As we pray this prayer honestly and think about the word daily, it is also a challenge I think to wrestle with the question of what is it that we have that we could give to another so that as we resist the temptation of abundance, we at the same time could help others to discover the peace and wonder of enough which is a feeling that lots and lots of people in this world know nothing about.

Finally, Jesus’ call for us to pray for daily bread is a reminder to focus on today. The people of the Biblical world seemed to have an uncanny ability to focus on today rather than worrying about tomorrow. It was hard enough for them to ensure the meeting of each day’s needs that they rarely had the luxury of expending too much energy on tomorrow much less next week or next month.

We, however, live in a different world which sometimes is to our detriment, not to our benefit. So much of our struggles in this life, I think, are connected to our inability to focus on today not only in terms of our needs but also in terms of so many other aspects of day to day life. One of the phrases that I find myself offering as encouragement and as a suggestion to so many people on almost a daily basis is the reminder to just worry about, focus on and live through today.

So far, after two episodes, I am a fan of the new show on ABC called Designated Survivor. The show focuses on the interesting practice of the US Government in which a member of the President’s Cabinet is hidden in a secure location during the State of the Union Address so that if that is a crises and everyone at the Capital building dies, at least someone from the Cabinet survives to lead the country.

In the series, just such a catastrophe occurs leaving the Secretary of Housing and Urban Development as the only living survivor. The show thus revolves around his being named President and being forced to run the country. The first two episodes literally carry him through one day each. There is so much going on, so much to decide or deal with that he is simply fighting to survive that day. Now, I suspect that the pace will begin to ramp up and yet there is a great truth here.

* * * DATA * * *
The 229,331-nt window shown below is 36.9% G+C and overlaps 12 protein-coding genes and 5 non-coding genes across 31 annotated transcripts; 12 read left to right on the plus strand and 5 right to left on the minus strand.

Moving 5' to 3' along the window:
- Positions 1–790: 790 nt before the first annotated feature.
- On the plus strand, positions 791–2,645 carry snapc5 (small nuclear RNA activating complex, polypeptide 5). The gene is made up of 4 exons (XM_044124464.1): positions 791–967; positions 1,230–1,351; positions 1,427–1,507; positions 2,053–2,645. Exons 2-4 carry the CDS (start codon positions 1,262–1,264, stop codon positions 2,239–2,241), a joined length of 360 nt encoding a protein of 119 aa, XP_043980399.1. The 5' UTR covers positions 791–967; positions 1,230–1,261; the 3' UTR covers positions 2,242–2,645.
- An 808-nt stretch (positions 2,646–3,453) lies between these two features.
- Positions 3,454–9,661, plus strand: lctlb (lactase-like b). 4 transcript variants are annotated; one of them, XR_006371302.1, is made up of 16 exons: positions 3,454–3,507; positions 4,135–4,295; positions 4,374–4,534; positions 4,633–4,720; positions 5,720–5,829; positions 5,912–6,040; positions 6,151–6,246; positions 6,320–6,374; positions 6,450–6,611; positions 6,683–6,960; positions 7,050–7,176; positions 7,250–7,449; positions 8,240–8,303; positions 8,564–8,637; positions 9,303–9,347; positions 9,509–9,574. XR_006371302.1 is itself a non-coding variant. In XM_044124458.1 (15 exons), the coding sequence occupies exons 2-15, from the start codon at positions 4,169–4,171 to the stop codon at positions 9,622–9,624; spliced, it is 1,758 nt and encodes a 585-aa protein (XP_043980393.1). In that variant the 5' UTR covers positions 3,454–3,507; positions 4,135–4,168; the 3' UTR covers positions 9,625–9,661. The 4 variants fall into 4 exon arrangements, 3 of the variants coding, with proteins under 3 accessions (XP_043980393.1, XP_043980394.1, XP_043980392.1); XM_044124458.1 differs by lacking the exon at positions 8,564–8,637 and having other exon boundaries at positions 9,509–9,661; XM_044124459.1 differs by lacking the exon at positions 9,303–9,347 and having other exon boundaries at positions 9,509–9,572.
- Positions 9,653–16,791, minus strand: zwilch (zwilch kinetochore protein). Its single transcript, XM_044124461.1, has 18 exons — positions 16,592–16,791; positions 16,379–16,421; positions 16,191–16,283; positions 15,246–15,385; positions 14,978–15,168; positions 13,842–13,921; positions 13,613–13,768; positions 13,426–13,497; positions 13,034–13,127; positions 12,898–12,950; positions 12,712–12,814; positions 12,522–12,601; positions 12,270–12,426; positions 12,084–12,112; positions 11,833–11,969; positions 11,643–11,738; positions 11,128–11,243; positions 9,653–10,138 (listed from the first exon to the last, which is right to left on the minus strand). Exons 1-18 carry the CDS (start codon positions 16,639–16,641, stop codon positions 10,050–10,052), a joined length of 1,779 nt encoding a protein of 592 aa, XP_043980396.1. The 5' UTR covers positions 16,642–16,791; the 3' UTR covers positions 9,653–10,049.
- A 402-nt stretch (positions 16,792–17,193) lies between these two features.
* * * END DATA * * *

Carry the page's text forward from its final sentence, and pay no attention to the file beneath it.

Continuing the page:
The old saying really is true – yesterday is gone and tomorrow may never be ours. Our job is first and foremost, live well, focus on and do our best today. This is what is in front of us and that must be at the center of our prayers. Lord, this is what is front of me today – these are the people I will interact with, these are the situations I will be a part of, these are the decisions I will need to make. Lord, help me to receive my daily needs but also to focus on first the priorities of today.

You see, this phrase about daily bread is so much deeper, profound and meaning – in these seven words are lessons as prayers role in reminding us of our limitations, prayer as a tool to help us to be satisfied with enough in a world of abundance and prayer’s calling for us to focus, hand in hand with God on today. These are indeed the ways and the things for which Jesus taught us to pray. Will we do it? Amen.